• Code School – Learn HTML/CSS - This is actually a course series from Code School on learning to build web sites and manage front ends of web platforms, but we’re focusing here on the first two classes in the series, Front End Foundations and Front End Formations. Both courses will teach you up to date HTML and CSS, how to build basic web sites with those technologies, and how to customize web pages and sites accordingly based on specific needs or design choices. From there though, the sky’s the limit, and you can move on through the course path to more complex technologies, like intermediate CSS and SVG.

Plan Your Free Online Education at Lifehacker U: Summer Semester 2016

Finance and Economics

  • Purdue University – Personal Finance Planning – Professor Sugato Chakravarty - I always like to include a personal finance course in Lifehacker U, mostly because it’s such an under-taught set of skills that can be super useful once you’ve made the decision to start managing your money better. In this course, you’ll learn the basics of managing your money, you’ll learn about the time value of money, how to study and read the stock market and make smart investments, how to use credit judiciously and make smart use of it, how insurance works, and of course, why you should start saving for retirement sooner rather than later.
  • The Open University – Managing My Money – Professor Martin Upton - This popular finance course has made a couple of appearances in Lifehacker U in the past, but it’s still great, and packed with useful information for managing the basics of your money. The class starts with the basics of how to manage your money, making good and smart spending decisions, how to tackle debts and investments, and more. The class is based in the UK and uses a lot of UK-relevant data, but the skills are applicable anywhere in the world.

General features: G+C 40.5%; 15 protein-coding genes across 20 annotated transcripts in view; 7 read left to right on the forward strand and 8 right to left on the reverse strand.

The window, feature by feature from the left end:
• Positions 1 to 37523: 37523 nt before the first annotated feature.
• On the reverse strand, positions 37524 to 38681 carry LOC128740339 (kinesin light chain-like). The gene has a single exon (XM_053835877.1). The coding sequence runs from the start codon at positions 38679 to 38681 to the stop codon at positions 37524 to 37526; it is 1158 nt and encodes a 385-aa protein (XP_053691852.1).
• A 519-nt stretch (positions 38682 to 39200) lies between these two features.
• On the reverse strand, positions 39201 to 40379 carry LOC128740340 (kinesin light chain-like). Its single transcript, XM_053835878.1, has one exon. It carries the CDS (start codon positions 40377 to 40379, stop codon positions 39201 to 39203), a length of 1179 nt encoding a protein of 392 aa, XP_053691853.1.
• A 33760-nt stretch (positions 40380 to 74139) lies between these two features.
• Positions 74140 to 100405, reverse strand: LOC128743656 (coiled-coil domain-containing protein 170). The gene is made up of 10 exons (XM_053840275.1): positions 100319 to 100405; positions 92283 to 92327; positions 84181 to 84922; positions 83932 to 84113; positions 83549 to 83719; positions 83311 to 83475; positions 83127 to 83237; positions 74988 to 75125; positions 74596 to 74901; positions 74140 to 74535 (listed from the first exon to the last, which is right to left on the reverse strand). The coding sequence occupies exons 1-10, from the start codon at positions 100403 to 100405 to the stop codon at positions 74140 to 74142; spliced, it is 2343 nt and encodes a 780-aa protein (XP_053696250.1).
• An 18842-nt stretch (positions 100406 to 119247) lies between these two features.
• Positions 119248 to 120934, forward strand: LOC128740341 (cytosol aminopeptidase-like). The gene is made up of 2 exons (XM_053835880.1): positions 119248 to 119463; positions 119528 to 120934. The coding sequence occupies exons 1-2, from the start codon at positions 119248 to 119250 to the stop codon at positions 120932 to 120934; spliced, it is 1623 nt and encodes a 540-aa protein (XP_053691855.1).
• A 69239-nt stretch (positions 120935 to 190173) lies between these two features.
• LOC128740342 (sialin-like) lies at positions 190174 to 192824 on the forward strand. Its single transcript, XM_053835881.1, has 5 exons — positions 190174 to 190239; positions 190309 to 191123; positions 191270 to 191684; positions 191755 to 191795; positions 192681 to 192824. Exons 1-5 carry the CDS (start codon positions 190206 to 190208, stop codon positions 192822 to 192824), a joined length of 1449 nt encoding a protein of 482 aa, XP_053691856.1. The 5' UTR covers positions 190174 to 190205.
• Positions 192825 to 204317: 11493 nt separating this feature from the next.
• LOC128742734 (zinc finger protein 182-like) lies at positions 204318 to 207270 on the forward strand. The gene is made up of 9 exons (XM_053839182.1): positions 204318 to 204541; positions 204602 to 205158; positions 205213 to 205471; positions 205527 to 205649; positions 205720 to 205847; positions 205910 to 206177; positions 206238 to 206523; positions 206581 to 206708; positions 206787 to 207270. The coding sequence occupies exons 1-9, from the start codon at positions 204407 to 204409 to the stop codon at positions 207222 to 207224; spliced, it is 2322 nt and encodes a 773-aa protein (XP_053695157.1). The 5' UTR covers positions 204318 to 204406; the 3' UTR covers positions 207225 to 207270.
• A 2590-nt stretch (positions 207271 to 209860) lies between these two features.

• The University of Pennsylvania – Microeconomics: When Markets Fail – Professor Rebecca Stein – Markets are imperfect, and subject to all sorts of errors, whether it’s in the judgement (or perception) of its human operators, or something else. This course in microeconomics explores why markets fail, what makes them fail, whether it’s always human error, and some of the solutions to market failure (like regulation, anti-trust policies, government intervention, and so on) and how they’ve performed in the past.
  • IESE Business School – Finance: Building a Robust Business – Professor Miguel Antón - If your interests in finance extend past personal finance and into business and organizational finance, this course is for you. You’ll learn how to read a balance sheet and understand intuitively what it’s trying to tell you about the health of an organization, even if all the numbers look good. You’ll understand the financial consequences of managerial decisions on the operations and departments of an organization, you’ll understand how assets and liabilities work, and you’ll understand the concept of working capital.

Plan Your Free Online Education at Lifehacker U: Summer Semester 2016

Science and Medicine

  • Université Paris Diderot- Gravity! From the Big Bang to Black Holes – Professor Pierre Binétruy – We all know gravity as that fundamental force that keeps us all on the ground, as it were, and that keeps the Earth moving around the Sun, but this course dives deeper into how gravity works, and how this fundamental force in the universe is important and common whether we’re talking about the Big Bang and how the universe was formed, how black holes are formed, and of course, all this recent fuss about Gravitational Waves. Einstein predicted them 100 years ago, and this course will talk about them in detail—along with the other topics we mentioned.